Geologic Map of Missouri, 1990, Missouri Department of Natural Resources, Division of Geology and Land Survey (now Geological
Survey and Resource Assessment Division).
Silurian/Devonian Period (441 to 362 million year old rocks)
Silurian and Devonian rocks are lumped together on this map because both are rather scarce in the state. The true cause of this scarcity is still obscure; some contend they were only deposited around the Ozark fringes, and others think that they once existed at least thinly over much of the region, but were removed during a 40 million year long erosional event before the encroachment of the Kaskaskia Sea during the middle Devonian. Some evidence exists that the Ozarks moved upward during this time, as a result regional warping, not volcanism.
Silurian rocks in Missouri occur at the surface near Hannibal, and near Cape Girardeau. Buried Silurian rocks have been drilled into in extreme northwestern Missouri. These layers are thin crystalline to fossiliferous limestones, and shales with a few dolomites.
Silurian strata were deposited during a resurgence of the regressing Tippecanoe Sea--unlike Ordovician age waters, which seemed ubiquitous, these inundations were local in nature, flowing through "seaways", or narrow paths along low lying areas, somewhat like the modern inlets along the Arabian Peninsula. The early Silurian rocks were deposited from the east, which some say suggest the topographic beginnings of the Mississippi Valley, while the ones in the northwest were laid down much later, and probably due to an adjustment of general sea depth.
Devonian rocks have a much wider spread across the state, outcrops being in the the northeast and southeast next to the Silurian rocks, as an outlier in the extreme southwest, and in the subsurface of much of northern Missouri with a major outcrop north of and parallel to the Missouri River. A few early Devonian rocks exist; they are considered the "last gasp" of the Tippecanoe sea deposits. Middle Devonian rocks are mostly limestones and are considered the first stage of Kaskasia flooding, probably from the north; there is no defining base sandstone as in earlier periods. Late Devonian rocks are mixed shales and sandstone with minor limestone. As with the Silurian, Devonian seas are supposed to consist of seaways and bays between higher ground.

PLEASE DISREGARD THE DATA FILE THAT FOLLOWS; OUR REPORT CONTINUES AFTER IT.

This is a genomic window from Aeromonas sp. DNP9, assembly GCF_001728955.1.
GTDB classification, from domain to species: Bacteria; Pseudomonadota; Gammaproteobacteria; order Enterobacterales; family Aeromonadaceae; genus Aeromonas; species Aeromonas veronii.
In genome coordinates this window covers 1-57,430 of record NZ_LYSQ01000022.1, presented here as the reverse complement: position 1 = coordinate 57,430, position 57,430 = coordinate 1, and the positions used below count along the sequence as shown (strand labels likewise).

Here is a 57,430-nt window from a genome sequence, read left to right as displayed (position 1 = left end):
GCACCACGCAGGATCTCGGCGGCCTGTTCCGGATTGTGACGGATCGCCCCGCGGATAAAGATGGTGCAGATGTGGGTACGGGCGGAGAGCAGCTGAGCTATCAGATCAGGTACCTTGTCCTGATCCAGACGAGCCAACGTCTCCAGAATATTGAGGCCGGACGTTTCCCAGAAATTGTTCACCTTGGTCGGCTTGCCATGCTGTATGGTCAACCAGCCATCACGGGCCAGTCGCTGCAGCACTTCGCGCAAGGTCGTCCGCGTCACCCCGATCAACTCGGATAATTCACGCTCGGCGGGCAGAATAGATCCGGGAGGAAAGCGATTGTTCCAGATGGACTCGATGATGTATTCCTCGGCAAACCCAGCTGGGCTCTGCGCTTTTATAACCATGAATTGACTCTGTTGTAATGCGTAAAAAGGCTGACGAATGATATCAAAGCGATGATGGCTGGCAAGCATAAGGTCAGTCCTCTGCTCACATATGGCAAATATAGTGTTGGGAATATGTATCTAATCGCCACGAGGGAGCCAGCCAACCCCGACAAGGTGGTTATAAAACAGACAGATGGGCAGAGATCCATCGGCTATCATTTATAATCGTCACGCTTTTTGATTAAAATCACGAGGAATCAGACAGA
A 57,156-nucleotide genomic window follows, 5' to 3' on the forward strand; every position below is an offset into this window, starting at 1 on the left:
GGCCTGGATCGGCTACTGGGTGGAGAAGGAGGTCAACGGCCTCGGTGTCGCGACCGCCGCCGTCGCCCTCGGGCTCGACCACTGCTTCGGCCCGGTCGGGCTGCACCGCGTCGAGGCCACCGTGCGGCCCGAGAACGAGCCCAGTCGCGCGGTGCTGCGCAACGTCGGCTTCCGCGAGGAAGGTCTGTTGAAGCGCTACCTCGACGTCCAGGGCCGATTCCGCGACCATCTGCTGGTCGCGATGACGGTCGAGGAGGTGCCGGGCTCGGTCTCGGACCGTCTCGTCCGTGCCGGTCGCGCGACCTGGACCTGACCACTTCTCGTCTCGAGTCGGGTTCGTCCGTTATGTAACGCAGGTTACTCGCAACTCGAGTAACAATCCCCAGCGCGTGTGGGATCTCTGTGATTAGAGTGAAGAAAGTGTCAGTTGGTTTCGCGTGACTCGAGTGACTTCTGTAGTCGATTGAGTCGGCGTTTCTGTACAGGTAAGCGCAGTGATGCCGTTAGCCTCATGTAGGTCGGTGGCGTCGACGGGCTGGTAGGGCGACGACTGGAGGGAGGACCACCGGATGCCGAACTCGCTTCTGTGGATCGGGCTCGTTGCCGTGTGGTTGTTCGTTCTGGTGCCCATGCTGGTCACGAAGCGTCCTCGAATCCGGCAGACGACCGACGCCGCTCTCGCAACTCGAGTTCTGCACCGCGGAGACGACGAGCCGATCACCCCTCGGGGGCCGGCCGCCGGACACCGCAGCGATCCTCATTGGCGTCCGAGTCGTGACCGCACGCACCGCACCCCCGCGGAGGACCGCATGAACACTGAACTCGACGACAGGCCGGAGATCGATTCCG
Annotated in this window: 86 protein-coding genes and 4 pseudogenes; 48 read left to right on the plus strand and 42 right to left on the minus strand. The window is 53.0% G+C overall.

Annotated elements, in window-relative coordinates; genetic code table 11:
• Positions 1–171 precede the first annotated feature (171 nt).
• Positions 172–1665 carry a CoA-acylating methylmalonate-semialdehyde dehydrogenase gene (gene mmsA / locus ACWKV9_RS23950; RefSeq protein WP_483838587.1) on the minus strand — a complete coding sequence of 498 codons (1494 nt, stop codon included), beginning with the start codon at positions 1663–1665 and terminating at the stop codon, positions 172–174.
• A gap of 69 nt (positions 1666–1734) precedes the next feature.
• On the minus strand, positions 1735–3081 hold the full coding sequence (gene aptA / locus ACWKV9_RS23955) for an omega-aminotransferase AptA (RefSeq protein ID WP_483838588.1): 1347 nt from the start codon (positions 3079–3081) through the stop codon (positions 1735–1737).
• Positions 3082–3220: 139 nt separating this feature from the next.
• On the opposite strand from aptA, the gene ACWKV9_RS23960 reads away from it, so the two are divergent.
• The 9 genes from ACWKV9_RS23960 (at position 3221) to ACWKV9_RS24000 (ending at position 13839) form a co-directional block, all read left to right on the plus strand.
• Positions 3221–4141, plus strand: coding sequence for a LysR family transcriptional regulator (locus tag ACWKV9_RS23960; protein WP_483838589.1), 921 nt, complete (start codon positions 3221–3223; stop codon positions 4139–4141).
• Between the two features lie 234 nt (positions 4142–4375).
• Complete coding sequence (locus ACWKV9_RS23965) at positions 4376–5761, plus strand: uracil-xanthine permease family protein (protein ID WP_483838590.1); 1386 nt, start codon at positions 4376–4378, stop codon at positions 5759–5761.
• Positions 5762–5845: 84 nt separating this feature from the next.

Those Devonian strata in Central Missouri (the Cedar Valley, aka Callaway Formation) are very fossil rich, especially in carbonate reef structures containing brachiopods, corals, bryozoans, and trilobites, and have been well studied by geology students at the nearby University of Missouri. An extremely fine grained late Devonian limestone found near Louisana, Missouri, and named for it has been quarried for many years for lithography stones--this same rock is home to Mark Twain and Cameron Caves, whose winding galleries so fascinated a young Sam Clemens nearly two centuries ago he gave us Tom Sawyer.
One final Devonian rock layer of note occurs in the southwest into Arkansas. The Chattanooga Shale is a "black" (deep water) shale which extends, as the name implies into Tennessee. It records a deep sea basin extending all the way to the southern Appalachians.
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